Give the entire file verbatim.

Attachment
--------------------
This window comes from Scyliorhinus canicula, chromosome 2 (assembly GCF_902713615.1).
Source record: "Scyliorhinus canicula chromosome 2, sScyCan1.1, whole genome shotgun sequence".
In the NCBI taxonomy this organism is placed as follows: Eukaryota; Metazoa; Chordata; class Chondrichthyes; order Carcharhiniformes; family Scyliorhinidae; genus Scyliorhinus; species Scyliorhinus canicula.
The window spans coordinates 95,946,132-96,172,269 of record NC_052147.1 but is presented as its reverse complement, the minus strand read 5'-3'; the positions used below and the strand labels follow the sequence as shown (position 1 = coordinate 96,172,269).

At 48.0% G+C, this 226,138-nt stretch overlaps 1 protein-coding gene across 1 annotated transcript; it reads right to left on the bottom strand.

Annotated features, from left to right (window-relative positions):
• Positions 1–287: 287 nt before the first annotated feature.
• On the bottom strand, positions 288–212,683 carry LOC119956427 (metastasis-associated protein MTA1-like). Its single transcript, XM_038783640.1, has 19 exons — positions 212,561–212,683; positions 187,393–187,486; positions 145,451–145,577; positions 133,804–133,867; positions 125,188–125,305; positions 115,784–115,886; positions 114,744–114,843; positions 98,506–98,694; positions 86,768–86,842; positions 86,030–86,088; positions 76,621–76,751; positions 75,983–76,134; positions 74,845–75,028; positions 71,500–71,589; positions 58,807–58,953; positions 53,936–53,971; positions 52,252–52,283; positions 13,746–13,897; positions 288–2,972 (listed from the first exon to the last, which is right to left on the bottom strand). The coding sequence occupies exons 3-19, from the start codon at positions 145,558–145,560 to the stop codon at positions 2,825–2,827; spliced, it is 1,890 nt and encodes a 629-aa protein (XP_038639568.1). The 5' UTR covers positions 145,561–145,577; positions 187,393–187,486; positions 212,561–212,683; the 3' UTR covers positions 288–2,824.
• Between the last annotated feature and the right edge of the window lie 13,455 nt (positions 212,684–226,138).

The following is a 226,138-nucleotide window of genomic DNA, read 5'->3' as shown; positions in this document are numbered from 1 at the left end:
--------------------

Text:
This window comes from Scyliorhinus canicula, chromosome 2 (assembly GCF_902713615.1).
Source record: "Scyliorhinus canicula chromosome 2, sScyCan1.1, whole genome shotgun sequence".
In the NCBI taxonomy this organism is placed as follows: Eukaryota; Metazoa; Chordata; class Chondrichthyes; order Carcharhiniformes; family Scyliorhinidae; genus Scyliorhinus; species Scyliorhinus canicula.
The window spans coordinates 95,946,132-96,172,269 of record NC_052147.1 but is presented as its reverse complement, the minus strand read 5'-3'; the positions used below and the strand labels follow the sequence as shown (position 1 = coordinate 96,172,269).

At 48.0% G+C, this 226,138-nt stretch overlaps 1 protein-coding gene across 1 annotated transcript; it reads right to left on the bottom strand.

Annotated features, from left to right (window-relative positions):
• Positions 1–287: 287 nt before the first annotated feature.
• On the bottom strand, positions 288–212,683 carry LOC119956427 (metastasis-associated protein MTA1-like). Its single transcript, XM_038783640.1, has 19 exons — positions 212,561–212,683; positions 187,393–187,486; positions 145,451–145,577; positions 133,804–133,867; positions 125,188–125,305; positions 115,784–115,886; positions 114,744–114,843; positions 98,506–98,694; positions 86,768–86,842; positions 86,030–86,088; positions 76,621–76,751; positions 75,983–76,134; positions 74,845–75,028; positions 71,500–71,589; positions 58,807–58,953; positions 53,936–53,971; positions 52,252–52,283; positions 13,746–13,897; positions 288–2,972 (listed from the first exon to the last, which is right to left on the bottom strand). The coding sequence occupies exons 3-19, from the start codon at positions 145,558–145,560 to the stop codon at positions 2,825–2,827; spliced, it is 1,890 nt and encodes a 629-aa protein (XP_038639568.1). The 5' UTR covers positions 145,561–145,577; positions 187,393–187,486; positions 212,561–212,683; the 3' UTR covers positions 288–2,824.
• Between the last annotated feature and the right edge of the window lie 13,455 nt (positions 212,684–226,138).

The following is a 226,138-nucleotide window of genomic DNA, read 5'->3' as shown; positions in this document are numbered from 1 at the left end: